And, of course, oil spill prevention is key to this sustainable development. The core of the Norwegian development strategy is to be ahead, and to have good systems and prevention strategies, such that no oil spills or accidents will happen.

CHENIER: From Canada’s perspective, advancing our collaboration in the Arctic is a top priority. We cannot take the risk of an accident and a malfunction occurring in the Arctic, but it is difficult to measure how much prevention is “enough”. We have to continue to improve the prevention oversight and prevention-related initiatives in all spheres. Some of those spheres are within the full control of governments and regulators, and those are being advanced independently within each jurisdiction that has either offshore oil and gas or commercial shipping as a key commercial interest, but there is also a role for the AC then to serve as the aggregator or the facilitator of bringing together all that relevant expertise.

GAMBLE: Oil pollution prevention is probably one of the most important issues that we work on within the AC. That might be a strong statement, but for an island region, it is close to the truth. The Aleutian, Pribilof and Commander Islands have a considerable amount of coastline, and we discovered when we were looking at the recent SDWG report on areas of heightened cultural sensitivity that every portion of that coastline has some sort of cultural or subsistence significance. So the consequences of a pollution incident are so layered that it is difficult to express how significant they could be.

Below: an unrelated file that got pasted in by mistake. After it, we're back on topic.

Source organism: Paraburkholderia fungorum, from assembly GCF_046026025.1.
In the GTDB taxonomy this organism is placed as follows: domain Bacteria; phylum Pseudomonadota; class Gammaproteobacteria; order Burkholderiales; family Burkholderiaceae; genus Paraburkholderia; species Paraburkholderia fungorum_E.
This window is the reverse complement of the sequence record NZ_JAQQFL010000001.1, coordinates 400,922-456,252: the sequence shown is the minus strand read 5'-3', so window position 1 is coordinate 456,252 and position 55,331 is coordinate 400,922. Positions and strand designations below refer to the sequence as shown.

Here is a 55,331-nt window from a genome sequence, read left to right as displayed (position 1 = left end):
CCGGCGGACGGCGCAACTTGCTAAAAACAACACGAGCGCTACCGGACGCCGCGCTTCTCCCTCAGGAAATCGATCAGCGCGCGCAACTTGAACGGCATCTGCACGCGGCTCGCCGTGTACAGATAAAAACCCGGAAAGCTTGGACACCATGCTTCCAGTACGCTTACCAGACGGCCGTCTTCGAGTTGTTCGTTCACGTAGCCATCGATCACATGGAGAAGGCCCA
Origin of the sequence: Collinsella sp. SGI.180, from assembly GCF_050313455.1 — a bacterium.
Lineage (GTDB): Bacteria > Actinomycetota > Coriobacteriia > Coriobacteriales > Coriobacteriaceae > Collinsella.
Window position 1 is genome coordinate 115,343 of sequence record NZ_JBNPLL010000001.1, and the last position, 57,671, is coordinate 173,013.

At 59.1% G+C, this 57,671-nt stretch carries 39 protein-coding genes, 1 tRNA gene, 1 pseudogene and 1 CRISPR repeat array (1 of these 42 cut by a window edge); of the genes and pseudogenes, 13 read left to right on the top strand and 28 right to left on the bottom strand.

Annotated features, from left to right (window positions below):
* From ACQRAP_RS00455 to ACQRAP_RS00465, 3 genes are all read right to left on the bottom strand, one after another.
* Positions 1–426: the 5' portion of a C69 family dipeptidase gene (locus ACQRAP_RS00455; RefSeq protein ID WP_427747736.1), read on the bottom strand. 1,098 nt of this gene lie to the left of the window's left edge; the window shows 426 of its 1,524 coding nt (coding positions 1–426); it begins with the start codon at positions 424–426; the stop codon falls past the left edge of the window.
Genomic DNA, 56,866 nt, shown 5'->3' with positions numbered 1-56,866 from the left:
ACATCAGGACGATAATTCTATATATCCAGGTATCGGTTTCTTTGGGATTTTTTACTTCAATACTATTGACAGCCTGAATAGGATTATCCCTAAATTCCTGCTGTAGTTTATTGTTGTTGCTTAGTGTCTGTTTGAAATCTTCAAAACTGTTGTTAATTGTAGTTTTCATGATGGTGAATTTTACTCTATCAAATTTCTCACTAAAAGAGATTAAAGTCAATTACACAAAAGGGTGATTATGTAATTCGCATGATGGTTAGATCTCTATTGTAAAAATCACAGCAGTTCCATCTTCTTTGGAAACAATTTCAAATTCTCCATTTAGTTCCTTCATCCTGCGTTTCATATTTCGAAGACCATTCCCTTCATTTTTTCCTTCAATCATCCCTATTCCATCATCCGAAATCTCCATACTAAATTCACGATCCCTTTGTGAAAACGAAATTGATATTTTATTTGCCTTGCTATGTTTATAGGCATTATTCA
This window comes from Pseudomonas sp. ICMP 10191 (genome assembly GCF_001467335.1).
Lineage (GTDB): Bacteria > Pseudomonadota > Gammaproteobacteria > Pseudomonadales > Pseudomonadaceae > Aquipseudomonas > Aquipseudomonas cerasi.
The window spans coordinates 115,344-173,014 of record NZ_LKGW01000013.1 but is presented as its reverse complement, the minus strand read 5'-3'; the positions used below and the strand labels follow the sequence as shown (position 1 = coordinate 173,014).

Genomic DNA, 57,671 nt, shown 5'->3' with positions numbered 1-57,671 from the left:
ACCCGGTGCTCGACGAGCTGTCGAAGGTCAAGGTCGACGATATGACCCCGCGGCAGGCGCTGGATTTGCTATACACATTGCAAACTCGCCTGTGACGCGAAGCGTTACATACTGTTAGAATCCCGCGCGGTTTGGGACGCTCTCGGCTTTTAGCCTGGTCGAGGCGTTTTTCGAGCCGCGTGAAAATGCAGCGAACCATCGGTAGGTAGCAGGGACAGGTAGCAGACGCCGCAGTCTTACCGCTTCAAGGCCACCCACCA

They are significant in a sense of food security, because the Aleut people depend on marine resources for their subsistence. Many of these beach and shoreline areas have cultural significance as well, so when an area of coast is soiled with oil, it can have considerable cultural consequences. And for people who live a subsistence lifestyle, it frequently isn’t a question of either/or – subsistence or commercial enterprise. Instead, people are hunting and fishing for subsistence, and a portion of what they catch is for commerce. So an oil pollution incident would affect their livelihoods and their economic well-being, too, in ways that could be life-altering.

Prevention is of key importance. Even if response capability is well established, even if authorities are well prepared to deal with an incident, and despite best efforts at remediation and response, the consequences of a pollution incident could still be devastating.

ISRAEL: As shipping and petroleum production activities grow, so does the risk of oil pollution, with potentially devastating consequences for Arctic ecosystems, economies, and ways of life. The Arctic States are confronting the common challenge of balancing economic opportunities with the imperative to prevent oil pollution, and there is much to be gained through a sharing of experience, expertise, best practices, and other information. There are numerous opportunities for the Arctic States to further pollution prevention through cooperation, and the Task Force presents an opportunity to continue the tradition of cooperation among the Arctic States to address common challenges.

(1) In reference to the Prirazlomnoye platform

Photo: Strange Comings & Goings in Elliot Bay / By Dave Nakayama / Creative Commons BY / Link to original